Lab-Grown Meat Just Took Another Step Closer To Our Shelves

It's one hurdle cleared for Upside Foods, maker of cell cultured chicken meat. Only about 600 more to go.


Dr. Katie Spalding

Katie has a PhD in maths, specializing in the intersection of dynamical systems and number theory.

Freelance Writer

Artistic impression of cultured meat, which is to say, a petri dish filled with I think bacon? and labelled "cultured meat".
Babe are u ok? You've barely touched your petri dish full of bacon. Image: New Africa/Shutterstock

Commercially available lab-grown meat has been just around the corner for some time now – and yet our supermarket shelves and kitchen cupboards both remain mysteriously bereft of this sci-fi-sounding staple. But at long last, that might be about to change, as the US Food and Drug Administration (FDA) announced this week that cultured meat company Upside Foods has passed the first hurdle towards being sold in the mainstream markets.

“The FDA's pre-market consultation with the firm included an evaluation of the firm’s production process and the cultured cell material made by the production process, including the establishment of cell lines and cell banks, manufacturing controls, and all components and inputs,” reads the statement from the public health body. “We have no further questions at this time about the firm’s safety conclusion.”


As the announcement makes clear, this doesn’t mean you should expect to see lab-grown meat in the shops immediately: “The voluntary pre-market consultation is not an approval process,” writes the FDA. Instead, it’s confirmation that the agency has reviewed safety information, submitted by Upside Foods, regarding the safety and manufacture of the cultured meat products – and it’s happy to let the application continue.

It’s no doubt welcome news for the company, which has been established in California for more than half a decade now, so far unable to sell its products commercially. But Upside has welcomed inquiry into its business, leading tours of the company and launching a full-scale PR campaign while they wait for regulatory approval. 

“When we bring products like this to the world, we expect people to ask a lot of questions,” Uma Valeti, CEO and founder of Upside Foods, told Fast Company in November last year. “And the best way to answer them is to start talking about it well before a product gets on the market, demystifying it.”

With this initial regulatory stage cleared, though, Upside Foods – known as Memphis Meats until May 2021 – has a full schedule of future hurdles to jump.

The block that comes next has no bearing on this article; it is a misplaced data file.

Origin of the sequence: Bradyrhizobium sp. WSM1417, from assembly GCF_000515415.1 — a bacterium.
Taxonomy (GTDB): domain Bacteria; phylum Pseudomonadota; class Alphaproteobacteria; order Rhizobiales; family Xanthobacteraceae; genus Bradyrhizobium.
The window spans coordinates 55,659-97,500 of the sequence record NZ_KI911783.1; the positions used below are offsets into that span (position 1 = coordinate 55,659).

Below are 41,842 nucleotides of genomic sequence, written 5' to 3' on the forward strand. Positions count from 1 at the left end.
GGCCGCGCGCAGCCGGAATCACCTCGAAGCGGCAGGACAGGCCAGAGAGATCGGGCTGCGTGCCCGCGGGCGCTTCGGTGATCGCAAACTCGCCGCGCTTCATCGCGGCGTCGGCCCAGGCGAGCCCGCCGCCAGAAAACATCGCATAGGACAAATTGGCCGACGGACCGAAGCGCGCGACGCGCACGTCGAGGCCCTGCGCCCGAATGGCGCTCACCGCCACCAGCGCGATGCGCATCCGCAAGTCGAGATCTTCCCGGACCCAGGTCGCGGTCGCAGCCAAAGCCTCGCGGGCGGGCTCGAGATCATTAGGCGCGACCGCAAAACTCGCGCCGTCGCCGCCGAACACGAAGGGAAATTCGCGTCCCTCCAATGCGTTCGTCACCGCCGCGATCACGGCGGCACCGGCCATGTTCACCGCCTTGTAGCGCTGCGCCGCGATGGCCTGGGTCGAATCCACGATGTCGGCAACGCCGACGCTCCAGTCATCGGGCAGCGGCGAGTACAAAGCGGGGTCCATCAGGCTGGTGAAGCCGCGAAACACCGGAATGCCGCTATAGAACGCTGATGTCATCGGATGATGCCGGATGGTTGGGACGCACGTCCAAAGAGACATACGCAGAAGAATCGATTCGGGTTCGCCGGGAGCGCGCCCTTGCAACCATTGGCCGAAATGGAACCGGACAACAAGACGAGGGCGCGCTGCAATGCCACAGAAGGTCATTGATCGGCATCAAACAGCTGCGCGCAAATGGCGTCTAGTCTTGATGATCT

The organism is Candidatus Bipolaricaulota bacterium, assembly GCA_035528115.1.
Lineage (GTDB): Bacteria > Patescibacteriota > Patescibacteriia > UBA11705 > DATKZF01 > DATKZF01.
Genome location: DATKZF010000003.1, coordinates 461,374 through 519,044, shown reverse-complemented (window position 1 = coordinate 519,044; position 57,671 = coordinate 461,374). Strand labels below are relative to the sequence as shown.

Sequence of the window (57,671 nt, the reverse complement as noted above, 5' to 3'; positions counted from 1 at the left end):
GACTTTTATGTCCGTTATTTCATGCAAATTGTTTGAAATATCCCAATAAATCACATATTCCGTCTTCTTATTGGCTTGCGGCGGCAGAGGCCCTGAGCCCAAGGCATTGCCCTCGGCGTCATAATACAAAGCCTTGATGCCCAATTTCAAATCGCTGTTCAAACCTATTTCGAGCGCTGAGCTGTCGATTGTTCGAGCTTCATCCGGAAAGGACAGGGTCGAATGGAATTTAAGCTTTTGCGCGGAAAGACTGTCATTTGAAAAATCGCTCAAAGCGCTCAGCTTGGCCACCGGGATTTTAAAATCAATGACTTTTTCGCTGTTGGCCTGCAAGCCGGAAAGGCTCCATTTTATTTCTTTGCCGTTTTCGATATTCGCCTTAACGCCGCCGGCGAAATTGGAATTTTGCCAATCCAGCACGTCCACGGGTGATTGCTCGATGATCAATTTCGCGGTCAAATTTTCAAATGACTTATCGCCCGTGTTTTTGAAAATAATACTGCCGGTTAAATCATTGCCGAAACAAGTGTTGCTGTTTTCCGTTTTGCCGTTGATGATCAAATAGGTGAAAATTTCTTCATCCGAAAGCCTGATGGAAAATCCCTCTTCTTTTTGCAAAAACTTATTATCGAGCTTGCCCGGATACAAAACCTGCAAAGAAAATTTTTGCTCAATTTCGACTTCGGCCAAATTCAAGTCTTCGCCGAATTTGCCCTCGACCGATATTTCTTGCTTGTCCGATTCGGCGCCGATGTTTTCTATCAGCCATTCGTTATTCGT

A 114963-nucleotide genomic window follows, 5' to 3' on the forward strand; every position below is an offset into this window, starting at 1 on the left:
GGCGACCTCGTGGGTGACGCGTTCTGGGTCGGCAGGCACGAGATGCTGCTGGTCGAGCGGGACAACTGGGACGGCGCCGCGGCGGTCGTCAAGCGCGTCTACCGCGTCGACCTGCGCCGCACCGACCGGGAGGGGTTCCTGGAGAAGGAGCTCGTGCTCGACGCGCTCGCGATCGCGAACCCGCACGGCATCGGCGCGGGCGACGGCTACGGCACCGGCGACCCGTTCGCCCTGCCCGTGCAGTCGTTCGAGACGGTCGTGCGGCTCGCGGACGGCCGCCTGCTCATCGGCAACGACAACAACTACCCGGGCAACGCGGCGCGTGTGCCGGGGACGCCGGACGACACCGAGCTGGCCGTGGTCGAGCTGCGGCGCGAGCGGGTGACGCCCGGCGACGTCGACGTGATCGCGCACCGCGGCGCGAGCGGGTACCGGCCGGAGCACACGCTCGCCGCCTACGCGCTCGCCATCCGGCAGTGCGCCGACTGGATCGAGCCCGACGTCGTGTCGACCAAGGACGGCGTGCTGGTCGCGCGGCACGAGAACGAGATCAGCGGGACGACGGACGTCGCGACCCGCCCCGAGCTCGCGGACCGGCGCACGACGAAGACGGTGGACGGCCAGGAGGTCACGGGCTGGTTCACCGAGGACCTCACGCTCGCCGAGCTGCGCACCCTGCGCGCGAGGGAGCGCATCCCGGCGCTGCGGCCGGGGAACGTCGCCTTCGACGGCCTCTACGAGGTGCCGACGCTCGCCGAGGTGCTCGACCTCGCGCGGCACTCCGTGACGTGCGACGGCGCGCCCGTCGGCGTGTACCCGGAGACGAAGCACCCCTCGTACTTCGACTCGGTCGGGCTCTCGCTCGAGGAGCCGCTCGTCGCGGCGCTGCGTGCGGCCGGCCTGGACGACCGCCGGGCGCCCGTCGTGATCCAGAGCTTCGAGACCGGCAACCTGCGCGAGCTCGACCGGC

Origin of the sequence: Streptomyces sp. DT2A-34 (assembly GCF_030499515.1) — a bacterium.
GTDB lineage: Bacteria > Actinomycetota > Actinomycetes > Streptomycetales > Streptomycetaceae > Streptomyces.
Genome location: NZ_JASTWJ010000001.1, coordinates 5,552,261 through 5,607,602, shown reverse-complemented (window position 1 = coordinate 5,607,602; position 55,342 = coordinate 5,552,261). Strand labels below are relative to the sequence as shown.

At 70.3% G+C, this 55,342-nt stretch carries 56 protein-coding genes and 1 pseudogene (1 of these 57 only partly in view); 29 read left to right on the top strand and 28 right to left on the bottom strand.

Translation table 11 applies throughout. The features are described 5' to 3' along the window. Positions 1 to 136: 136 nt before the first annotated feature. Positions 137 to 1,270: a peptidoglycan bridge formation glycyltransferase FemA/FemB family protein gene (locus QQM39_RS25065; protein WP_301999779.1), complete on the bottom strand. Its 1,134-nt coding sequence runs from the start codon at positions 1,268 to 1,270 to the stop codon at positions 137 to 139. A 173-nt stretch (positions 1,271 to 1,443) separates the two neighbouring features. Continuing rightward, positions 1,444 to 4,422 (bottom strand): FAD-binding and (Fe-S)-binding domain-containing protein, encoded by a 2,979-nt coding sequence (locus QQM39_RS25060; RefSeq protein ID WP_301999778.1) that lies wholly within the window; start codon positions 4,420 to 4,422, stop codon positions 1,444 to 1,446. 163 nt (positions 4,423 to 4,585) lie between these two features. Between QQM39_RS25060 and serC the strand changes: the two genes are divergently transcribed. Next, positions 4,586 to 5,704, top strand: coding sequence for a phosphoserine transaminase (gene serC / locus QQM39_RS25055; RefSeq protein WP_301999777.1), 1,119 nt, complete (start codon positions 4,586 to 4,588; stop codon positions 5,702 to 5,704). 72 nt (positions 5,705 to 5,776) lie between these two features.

“In addition to meeting the FDA’s requirements, including facility registration for the cell culture portion of the process, the firm will need a grant of inspection from the United States Department of Agriculture Food Safety and Inspection Service (USDA-FSIS) for the manufacturing establishment,” notes the FDA. “Additionally, the food itself requires a mark of inspection from USDA-FSIS before it can enter the U.S. market.” 

Depending on how long all that takes, we may soon have the chance to find out if lab-grown chicken really is as good as it’s been hyped up to be. Until then, the only way to enjoy a guilt-free bucket of wings is with a trip to Singapore, the only country where cultured meat is currently available to buy – although the air travel from such a trip may somewhat cancel out any ethical concerns about the carbon footprint from a chicken or two.

Nevertheless, things seem to be moving towards a future where lab-grown meat is a normal part of life – and the FDA, it seems, are totally on board. “As this product comes closer to entering the U.S. market, we are closely coordinating with USDA-FSIS to ensure it is properly regulated and labeled,” they write. 

“Our goal is to support innovation in food technologies while always maintaining as our priority the production of safe food,” the announcement concludes. “Human food made with cultured animal cells must meet the same stringent requirements, including safety requirements, as all other food.”


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